SIX decades have passed since Parveen Sultana sang Raga Yaman to brief her prospective guru, who was testing the potential of the 10-year-old girl keen to learn Hindustani classical. Even today, at 73, the acclaimed musician cannot but remember the benign Chinmoy Lahiri before whom she rendered the night raga as a sample of her artistry. So impressed was Panditji with the child’s vocals, he told Parveen’s father Ikramul Majid: “You have already equipped her well; I need to do just the framing.”
With this, life lit up in Calcutta for the prodigy belonging to the country’s Northeast. Constant intake of ragas ensured Parveen felt least alien in the cosmopolitan city, a far cry from the quiet wetlands of Nagaon in Assam. Into her late teens, the disciple met with a crisis: Lahiri got increasingly unwell. Serendipity worked. Arthritic ‘Kaku’, suffering from high diabetes and blood pressure, chose to entrust his pupil with a promising fellow Bengali. Parveen, initially resistant to the idea, got a new surge in her career. Dilshad Khan, nine years older, went on to become her life partner. The wedlock meant Parveen, too, became a resident of Bombay. It fostered 50 years of student-teacher relation with a celebrated give-and-take spirit on stage.
Dilshad began training Parveen in 1973, within weeks of seeing each other. In the monsoon of 1975, they married. The bond pioneered husband-wife jugalbandis, fetching them global fame. Octogenarian Dilshad has been a Kirana gharana master of the khayal tradition. Lahiri (1920-84), who also composed bandishes in self-devised ragas, sang in a sonorous mix of schools: Gwalior, Agra and Jaipur, Kirana and Patiala. Among them, the Punjab-origin style with an antiquity of 150 years has earned a fresh flavour through Parveen. Scholars acknowledge her as a Patiala exponent despite her eclecticism. Curious tales resonate behind this unique feat.
For all her Assamese nativity, Parveen’s ancestry traces to Central Asia and further west of the continent. Her grandfather Mohammed Najeef Khan was a Pathan from Afghanistan. The family migrated to the Brahmaputra-fed fertile lands of British India, seeking to boost their business in ivory and timber. Khan, in his free hours, played the rabab and flute. Such aesthetics found a stronger practitioner in the family, with his son Majid singing khayal. Parveen’s mother Marufa Begum was of Iranian descent. From her, she picked up mystic Sufiana kalam songs as a toddler.
So how and where did Majid learn classical? Actually, he hadn’t been trained formally. Yet, those 12-odd Calcutta years, starting as a college student, enabled the youngster to internalise the wizardry of Bade Ghulam Ali Khan. Majid got access to the Patiala icon (1902-68) through city-mate AT Kanan, a Hindustani vocalist from Arcot in down-country Tamil Nadu.
Around that time in Kolkata was born Dilshad — originally Arabinda Dasgupta. The boy, younger brother of the illustrious sarodiya Buddhadev Dasguputa (1933-2018), dabbled in the tabla initially. Soon, swayed by the magic of Ghulam Ali Khan, he switched to vocals. After college studies, the youngster reached Bombay. There, his chief mentor was Faiyaz Ahmed Khan of Kirana, a gharana that had gained prominence far beyond its roots in western Uttar Pradesh by the early 20th century.
As for Majid, his skills owe also to Gul Mohammed Khan, a Darbhanga dhrupad maven, who delivered Dhaka Radio’s debut concert in 1939. Nine years later, Majid became the first to sing at the nascent Guwahati AIR.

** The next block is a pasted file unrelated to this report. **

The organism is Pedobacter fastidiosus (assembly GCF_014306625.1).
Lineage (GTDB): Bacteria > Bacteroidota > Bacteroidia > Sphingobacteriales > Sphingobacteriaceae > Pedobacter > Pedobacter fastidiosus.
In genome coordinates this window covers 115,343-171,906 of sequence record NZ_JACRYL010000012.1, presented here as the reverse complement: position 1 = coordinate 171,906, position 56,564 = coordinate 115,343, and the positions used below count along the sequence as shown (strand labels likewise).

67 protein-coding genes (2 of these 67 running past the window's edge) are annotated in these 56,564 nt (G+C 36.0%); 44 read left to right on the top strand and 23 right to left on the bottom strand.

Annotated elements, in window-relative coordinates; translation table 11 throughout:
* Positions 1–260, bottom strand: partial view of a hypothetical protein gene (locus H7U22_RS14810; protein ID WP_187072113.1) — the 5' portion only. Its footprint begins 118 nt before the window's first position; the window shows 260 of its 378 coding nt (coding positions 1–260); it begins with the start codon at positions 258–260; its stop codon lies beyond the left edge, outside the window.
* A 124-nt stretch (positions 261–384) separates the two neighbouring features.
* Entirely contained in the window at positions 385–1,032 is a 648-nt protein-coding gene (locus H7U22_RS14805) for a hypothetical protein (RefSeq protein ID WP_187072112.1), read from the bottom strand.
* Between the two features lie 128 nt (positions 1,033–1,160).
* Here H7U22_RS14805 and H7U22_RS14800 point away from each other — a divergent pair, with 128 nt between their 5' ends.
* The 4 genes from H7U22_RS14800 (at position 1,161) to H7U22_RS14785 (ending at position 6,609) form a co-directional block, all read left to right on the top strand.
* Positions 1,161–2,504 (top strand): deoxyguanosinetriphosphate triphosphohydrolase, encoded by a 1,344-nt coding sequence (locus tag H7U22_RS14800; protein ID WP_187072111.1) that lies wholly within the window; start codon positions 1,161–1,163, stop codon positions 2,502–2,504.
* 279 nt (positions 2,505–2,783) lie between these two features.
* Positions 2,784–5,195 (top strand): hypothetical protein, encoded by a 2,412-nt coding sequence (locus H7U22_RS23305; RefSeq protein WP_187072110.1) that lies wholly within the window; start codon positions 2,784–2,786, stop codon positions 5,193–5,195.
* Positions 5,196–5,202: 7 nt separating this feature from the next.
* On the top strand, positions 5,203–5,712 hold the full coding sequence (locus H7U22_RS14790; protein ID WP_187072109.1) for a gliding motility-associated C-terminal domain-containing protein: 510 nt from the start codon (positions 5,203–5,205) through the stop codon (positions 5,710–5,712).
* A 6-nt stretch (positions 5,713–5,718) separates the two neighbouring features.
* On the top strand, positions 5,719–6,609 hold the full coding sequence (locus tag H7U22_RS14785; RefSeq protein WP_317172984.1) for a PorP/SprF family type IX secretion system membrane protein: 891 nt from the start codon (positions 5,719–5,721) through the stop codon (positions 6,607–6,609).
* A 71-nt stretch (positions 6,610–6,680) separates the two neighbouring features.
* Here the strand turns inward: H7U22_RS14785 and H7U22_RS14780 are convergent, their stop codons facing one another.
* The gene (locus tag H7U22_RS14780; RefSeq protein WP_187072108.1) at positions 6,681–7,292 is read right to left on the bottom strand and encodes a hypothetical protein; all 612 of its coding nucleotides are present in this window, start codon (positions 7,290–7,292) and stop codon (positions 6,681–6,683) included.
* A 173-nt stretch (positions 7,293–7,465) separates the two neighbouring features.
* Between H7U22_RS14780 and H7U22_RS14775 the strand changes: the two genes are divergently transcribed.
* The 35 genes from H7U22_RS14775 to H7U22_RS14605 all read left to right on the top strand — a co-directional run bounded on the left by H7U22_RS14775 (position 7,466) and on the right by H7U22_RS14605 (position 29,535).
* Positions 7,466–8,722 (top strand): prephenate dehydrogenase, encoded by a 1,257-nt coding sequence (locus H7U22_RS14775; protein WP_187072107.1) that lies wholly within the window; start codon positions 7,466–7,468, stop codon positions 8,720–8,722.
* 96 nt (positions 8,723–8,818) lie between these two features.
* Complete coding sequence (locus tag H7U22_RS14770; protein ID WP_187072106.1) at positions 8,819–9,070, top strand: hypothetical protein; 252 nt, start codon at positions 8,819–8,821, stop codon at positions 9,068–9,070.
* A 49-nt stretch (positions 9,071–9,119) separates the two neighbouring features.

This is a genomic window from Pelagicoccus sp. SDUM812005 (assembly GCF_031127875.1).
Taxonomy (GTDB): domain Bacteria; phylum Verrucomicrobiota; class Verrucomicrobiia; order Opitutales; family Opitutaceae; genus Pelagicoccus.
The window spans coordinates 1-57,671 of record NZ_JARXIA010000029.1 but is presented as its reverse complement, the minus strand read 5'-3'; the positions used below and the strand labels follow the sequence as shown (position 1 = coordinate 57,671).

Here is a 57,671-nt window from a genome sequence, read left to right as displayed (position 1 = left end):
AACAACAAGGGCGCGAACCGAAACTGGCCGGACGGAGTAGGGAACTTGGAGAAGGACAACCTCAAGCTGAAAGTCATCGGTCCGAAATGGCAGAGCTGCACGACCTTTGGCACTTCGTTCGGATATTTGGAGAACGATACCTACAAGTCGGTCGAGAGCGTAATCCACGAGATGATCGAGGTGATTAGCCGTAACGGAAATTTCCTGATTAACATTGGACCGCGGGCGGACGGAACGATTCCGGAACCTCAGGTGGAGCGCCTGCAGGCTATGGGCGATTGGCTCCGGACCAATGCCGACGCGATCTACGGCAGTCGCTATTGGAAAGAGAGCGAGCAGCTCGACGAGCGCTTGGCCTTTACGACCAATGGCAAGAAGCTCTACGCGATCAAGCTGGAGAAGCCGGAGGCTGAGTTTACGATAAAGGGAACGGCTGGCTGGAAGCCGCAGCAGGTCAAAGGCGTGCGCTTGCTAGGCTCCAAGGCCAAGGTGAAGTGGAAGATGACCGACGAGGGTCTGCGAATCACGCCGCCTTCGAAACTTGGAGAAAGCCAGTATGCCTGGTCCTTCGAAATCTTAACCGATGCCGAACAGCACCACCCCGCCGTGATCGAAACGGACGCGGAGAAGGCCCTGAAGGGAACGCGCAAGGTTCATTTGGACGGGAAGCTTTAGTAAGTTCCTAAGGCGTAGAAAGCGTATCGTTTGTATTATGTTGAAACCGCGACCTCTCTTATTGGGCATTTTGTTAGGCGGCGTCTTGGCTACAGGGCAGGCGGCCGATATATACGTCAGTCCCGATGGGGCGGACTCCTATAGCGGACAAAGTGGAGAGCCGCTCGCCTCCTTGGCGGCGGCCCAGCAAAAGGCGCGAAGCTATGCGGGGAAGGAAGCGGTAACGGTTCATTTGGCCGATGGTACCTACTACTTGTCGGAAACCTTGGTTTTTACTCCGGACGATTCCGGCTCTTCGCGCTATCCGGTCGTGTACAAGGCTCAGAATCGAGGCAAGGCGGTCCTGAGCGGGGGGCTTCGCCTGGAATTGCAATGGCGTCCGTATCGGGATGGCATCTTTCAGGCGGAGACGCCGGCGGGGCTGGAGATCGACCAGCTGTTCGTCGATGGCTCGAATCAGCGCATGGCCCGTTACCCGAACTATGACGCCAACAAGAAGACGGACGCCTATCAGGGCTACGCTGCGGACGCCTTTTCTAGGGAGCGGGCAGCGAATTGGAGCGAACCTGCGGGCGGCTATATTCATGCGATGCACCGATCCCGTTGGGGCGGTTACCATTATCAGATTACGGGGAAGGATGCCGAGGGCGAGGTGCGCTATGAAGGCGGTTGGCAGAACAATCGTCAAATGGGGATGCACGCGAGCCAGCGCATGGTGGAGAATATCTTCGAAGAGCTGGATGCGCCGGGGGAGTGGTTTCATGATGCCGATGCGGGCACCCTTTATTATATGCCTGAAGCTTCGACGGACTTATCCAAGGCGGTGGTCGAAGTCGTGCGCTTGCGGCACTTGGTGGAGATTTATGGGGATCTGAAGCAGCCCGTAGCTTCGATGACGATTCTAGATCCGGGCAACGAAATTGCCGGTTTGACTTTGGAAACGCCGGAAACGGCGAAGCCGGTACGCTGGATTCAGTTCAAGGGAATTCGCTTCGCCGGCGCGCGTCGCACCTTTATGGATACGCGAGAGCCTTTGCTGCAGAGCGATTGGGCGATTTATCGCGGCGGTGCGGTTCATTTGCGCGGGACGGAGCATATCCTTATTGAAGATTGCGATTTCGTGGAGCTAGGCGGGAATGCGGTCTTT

The Parveen-Dilshad couple believes their music cannot confine to a gharana even as the wife is widely acknowledged to represent Patiala and the husband Kirana. Whatever, the two schools strike a core commonality: open throat. “The akaar is totally unlocked in both styles… even when you scale top registers and the voice becomes shrill,” points out Dilshad, 82. Parveen says the rapid taan passages are flashier in Patiala, though “we avoid falsetto at any point”.
Plus, Parveen has an admiration for melody queen Lata Mangeshkar and her modulations typical of Hindi film songs. This has soothed Parveen’s duets with her husband. That streak, again coincidentally, began from her grandfather’s motherland. The famed Jashn Festival at Kabul in 1975 brought the couple’s jugalbandi together on stage, making it a trend. Today, their duets have crossed 700; more than half of them abroad.
Parveen’s renditions bear flamboyance that wouldn’t lighten the sobriety of khayal. Equally, the appearance is colourful. She is all smiles and seldom displays signs of perceived meditation even while cupping her palm backward for the tanpura drones. “I just can’t sing with closed eyes. We must see the audience and judge their feedback. Our mission is to popularise classical music. I’m fundamentally a performer. I first hear my upcoming phrases and then intone them,” she avers.
Comparatively, academic acumen steers Dilshad’s music, though he too revels in improvisations. “Only the guru knows the weak points of his protégé,” the Ustad says with an amused smirk. “Among those I have moulded, none comes anywhere close to Parveen in eminence.” Trailing off further, he says a presentation of Rageshri by Parveen when she was 22 was what led him to take notice of her talent. Inversely, young Dilshad’s Marwa captured the future wife’s imagination. To the pair, strict adherence to a gharana doesn’t go well with the times. “Hindustani music is like a garden. You needn’t stick to one flower. Aim for a bouquet. And add your signature shade to the flowers,” says Parveen. Suggests Dilshad: “That’s our gharana.”
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